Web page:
Thursday, June 1, 2017

The U.S. Pulls Out of the Paris Climate Accord: North-South Redistribution as Unfair

The Paris Climate Accord, President Trump announced on June 1, 2017, “is very unfair at the highest level to the United States.” This goes well beyond the deal’s anticipated toll on the U.S. economy. The deal, the president, argued is fundamentally unfair. Indeed, the agreement may reflect more the old North-South differential in economic development than even the climate. In this regard, the president characterized the U.S. assent to the deal as a “self-inflicted wound” made out of weakness—perhaps even guilt foisted by the developing world.  “This agreement is less about the climate and more about other countries gaining a financial advantage over the United States,” the president said. More to the point—the financial bottom-line, “The agreement is a massive redistribution of United States wealth to other countries.”
Firstly, the agreement “punishes the United States,” while “imposing no meaningful obligations on the world’s leading polluters.” In fact, China could increase carbon emissions for 13 years and build hundreds of new coal plants and double coal production by 2020; India could double its coal production by 2020. “We’re supposed to get rid of ours,” the president lamented.  Even the E.U. can continue to build more coal plants. “Not us.” Essentially, the agreement shifts coal jobs from the U.S. to other countries.
Secondly, the “draconian financial and economic burdens” on the U.S. exceed merely being “hamstrung” economically. Direct monetary retribution is, I submit, the hallmark of the deal’s unfair framework. The Green Climate Fund, a “scheme to redistribute wealth out of the United States.” It “calls on developed countries to send $110 billion to developing countries—all on top of America’s existing and massive foreign-aid payments.” The U.S. had already handed over $1 billion, while most other developed countries had not paid anything. The Fund was already “costing the U.S. a vast fortune.” The U.S. would have had to pay tens of billions of dollars. In short, the Fund is “a redistribution of wealth from the U.S. to the developing world.” Were the Accord really about climate only, such massive redistribution would not have been a required part of the deal. India’s participation, for instance, was contingent on receiving billions of dollars from the developed countries in addition to regular foreign aid.
Therefore, the U.S. pulling out of the Paris Accord is not a pass for climate-change deniers; the pull-out was not so much about the climate—a position against the reality of climate change. Rather, the U.S. president’s objections had to do primarily with other agenda in the Accord: that of redistributing wealth from the North to the South. Accordingly, the president declared that the United States would “begin negotiations to reenter either the Paris Accord or an entirely new transaction on terms that are fair to the United States.” A fair framework, in other words, is one that is “fair and where the burdens and responsibilities are equally shared by the many nations all around the world.” Ironically, by exiting the Accord, the United States was calling for a clean agreement—meaning one that is about the global climate rather than packing in other, subterranean agendas that effectively dilute the importance of addressing climate change as a matter warranting its own focus.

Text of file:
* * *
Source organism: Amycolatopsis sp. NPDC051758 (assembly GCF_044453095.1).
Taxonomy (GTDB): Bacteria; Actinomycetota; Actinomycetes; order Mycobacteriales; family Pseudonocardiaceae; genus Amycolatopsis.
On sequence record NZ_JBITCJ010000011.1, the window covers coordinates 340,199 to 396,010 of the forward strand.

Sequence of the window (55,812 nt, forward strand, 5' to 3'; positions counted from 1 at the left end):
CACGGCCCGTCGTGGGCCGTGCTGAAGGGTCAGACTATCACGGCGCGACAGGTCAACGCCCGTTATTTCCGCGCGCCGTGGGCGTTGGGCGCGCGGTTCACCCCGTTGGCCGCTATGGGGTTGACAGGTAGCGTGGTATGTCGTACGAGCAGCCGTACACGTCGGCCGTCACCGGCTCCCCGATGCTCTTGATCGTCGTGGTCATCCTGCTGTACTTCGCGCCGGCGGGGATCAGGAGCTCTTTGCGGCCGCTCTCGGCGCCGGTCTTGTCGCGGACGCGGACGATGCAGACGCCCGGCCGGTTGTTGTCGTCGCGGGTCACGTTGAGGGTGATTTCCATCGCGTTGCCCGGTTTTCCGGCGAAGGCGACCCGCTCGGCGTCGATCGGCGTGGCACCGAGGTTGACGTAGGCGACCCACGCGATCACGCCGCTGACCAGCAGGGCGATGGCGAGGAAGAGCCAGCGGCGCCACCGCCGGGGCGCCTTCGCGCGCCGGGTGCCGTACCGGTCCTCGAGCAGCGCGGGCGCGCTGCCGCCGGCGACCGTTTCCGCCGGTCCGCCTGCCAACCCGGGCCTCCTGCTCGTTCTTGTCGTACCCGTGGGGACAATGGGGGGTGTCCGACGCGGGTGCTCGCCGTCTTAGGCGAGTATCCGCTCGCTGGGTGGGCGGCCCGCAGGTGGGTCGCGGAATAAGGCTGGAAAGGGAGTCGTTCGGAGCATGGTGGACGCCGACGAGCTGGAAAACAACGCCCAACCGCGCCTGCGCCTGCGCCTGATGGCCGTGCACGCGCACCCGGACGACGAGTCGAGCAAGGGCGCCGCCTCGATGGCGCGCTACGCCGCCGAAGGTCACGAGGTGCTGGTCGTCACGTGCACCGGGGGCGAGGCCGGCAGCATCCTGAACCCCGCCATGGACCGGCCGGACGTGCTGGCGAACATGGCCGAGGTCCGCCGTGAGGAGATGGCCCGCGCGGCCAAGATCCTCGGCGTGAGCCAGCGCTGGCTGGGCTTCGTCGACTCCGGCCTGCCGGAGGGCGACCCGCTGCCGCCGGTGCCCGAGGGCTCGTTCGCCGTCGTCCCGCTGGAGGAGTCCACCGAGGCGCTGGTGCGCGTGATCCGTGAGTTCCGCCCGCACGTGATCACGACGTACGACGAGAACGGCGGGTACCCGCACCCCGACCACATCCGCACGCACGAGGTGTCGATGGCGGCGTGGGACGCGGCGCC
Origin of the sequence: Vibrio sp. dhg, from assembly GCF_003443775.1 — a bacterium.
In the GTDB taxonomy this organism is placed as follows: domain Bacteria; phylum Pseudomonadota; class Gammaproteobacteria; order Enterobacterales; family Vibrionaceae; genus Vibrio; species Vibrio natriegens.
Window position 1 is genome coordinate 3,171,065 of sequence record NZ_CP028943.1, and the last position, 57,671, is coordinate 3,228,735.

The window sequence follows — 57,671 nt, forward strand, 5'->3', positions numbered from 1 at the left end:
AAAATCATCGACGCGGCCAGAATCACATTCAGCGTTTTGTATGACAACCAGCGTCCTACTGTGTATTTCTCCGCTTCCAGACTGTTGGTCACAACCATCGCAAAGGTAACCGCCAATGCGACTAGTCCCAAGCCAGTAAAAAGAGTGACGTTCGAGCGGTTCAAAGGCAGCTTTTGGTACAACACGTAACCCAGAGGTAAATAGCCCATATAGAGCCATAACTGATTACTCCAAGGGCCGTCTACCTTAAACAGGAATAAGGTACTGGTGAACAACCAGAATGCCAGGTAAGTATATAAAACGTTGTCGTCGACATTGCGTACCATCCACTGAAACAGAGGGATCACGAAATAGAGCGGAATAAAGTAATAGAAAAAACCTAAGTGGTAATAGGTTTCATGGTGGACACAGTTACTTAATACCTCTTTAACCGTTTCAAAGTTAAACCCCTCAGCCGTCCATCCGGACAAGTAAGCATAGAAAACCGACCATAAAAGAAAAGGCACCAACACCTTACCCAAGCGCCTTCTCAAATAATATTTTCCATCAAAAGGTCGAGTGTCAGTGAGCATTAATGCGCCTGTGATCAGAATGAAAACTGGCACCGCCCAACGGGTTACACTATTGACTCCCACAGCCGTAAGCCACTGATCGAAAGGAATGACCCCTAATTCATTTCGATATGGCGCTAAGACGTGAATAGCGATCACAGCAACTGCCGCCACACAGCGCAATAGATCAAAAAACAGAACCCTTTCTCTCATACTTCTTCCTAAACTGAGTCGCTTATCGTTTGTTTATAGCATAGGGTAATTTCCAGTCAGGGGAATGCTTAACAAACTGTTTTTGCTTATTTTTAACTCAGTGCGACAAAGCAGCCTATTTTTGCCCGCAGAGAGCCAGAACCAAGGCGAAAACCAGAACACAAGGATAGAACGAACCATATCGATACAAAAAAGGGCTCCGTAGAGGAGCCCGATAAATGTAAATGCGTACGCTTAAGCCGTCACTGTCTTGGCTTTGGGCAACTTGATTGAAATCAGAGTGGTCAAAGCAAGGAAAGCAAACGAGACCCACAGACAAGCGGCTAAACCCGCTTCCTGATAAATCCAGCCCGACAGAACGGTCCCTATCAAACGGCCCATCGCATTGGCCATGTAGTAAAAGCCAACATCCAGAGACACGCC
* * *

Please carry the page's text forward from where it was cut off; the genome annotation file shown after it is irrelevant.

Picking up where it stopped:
Interestingly, the next day witnessed the E.U. and China meeting without being able to agree on a joint-statement on climate change because of disagreements on other matters—letting trade disputes on whether China is to be recognized by the World Trade Organization as a market- or state-driven economy and whether China is “steel dumping” and restricting foreign investors get in the way; the implication is that climate-change was of less importance to the Chinese and European government officials.[1] Accordingly, perhaps those same E.U. officials were actually upset at the U.S. president because the U.S. would no longer be continuing to pay into the Green Fund redistribution, rather than out of concern that the U.S. administration was walking away from climate change. Ironically, the Europeans and Chinese could be said to be putting other matters before the climate, whereas the Americans were set to re-negotiate based on climate exclusively, without other agendas getting in the way.

1. Deutsche Welle, “EU, China Fail to Issue Joint Statement Due to Trade Status Concerns,”, June 2, 2017.